Quote Of The Year

Quote Of The Year - Paul Shetler - "Its not Your Health Record it's a Government Record Of Your Health Information"

Sunday, August 05, 2018

I Think It Is Useful To Do A Little Stock-Take As We Move Into Week Four Of Opt-Out.

Well it has been amazing and I have to say trying to keep up has made me feel rather like being as busy as a one-armed paper hanger!
I see this short note as trying to put together an impressionistic ‘first draft of history’
The main things I have noticed have been:
1. The public reaction has been more intense and more rapid than any-one would really have imagined. It seems that the lack of preparatory public information has been a major mistake on the part of the ADHA has been a mistake.
2. The Profession (AMA, RACGP) has rather been caught on the hop as far as their wholehearted backing being offered for years and then a few days later having to come out a few days later saying they support change as the Minister attempted damage control.
The current president of the AMA is clearly not suited for the role he has found himself in. He has little technical understanding and is basically just mouthing the talking points from the ADHA.
The former AMA presidents – especially Prof. Kerryn Phelps – have totally undermined his efforts and rather made him look like a goose.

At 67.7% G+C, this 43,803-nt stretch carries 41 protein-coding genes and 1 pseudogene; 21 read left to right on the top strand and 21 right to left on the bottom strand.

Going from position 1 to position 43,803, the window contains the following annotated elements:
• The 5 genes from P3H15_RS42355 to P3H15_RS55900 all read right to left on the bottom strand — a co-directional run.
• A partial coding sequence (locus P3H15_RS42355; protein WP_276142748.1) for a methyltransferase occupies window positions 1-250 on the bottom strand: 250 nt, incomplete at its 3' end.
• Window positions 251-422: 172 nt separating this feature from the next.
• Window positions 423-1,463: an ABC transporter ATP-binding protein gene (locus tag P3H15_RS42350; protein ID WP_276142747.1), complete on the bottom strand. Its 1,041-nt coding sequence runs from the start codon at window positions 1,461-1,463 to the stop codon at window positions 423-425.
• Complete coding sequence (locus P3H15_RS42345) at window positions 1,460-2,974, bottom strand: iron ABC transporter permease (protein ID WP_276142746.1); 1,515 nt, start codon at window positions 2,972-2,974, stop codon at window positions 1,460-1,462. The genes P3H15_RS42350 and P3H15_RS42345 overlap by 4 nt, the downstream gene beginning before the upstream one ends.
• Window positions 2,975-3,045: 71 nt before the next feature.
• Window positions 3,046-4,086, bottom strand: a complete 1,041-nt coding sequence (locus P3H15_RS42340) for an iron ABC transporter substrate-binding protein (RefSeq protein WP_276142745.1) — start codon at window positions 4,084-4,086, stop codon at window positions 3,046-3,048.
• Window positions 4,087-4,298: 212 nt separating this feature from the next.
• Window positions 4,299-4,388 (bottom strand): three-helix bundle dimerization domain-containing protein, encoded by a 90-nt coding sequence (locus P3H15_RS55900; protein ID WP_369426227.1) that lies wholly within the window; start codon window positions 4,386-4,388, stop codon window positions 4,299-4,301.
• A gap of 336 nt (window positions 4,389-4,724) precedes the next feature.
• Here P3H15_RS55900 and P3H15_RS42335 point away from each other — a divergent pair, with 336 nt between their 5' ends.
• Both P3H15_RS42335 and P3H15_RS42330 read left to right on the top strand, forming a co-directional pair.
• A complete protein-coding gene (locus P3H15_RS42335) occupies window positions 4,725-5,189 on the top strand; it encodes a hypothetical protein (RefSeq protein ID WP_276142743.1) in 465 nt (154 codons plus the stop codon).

3. The Digital Health Professional Groups (HISA, ACHI, HIMAA) have equally fallen into the same trap and have been guilty of not looking hard enough as the possible holes in the Government’s plans. Equally, and wisely, some key digital strategists have been pretty critical of what has been done for years.
4. The mainstream media have taken to the issues raised with considerable gusto with News Ltd. The Guardian, Fairfax and The ABC all running very significant coverage. There is a sense of emerging campaigns from both the ABC and NewsCorp.
5. The technical sites have, of balance, been pretty scathing and have been winding up their criticism lately (ZDNet especially).
6. The discussion of what is a breach and what is not has spun out of the spinners control and the ADHA is now looking pretty shifty. Additionally we have seen all sorts of paper and electronic health data breaches in just the last few days.
7. The ADHA Twitter account has been a model of irrelevance tweeting about tiny meetings happening in Perth while all hell breaks loose elsewhere.
8. ADHA media has been denialist and not prepared to even consider that there might be some downsides for some in having and using a myHR.
9. There has been a studied non-discussion of all those Australians who might be on the wrong side of the digital, health, intellectual or financial divide, and how they are to be dealt with in the world of the myHR.
10. It seems clear that trust in Government and Digital Technology is at a low ebb (Census Fail, Cambridge Analytica.)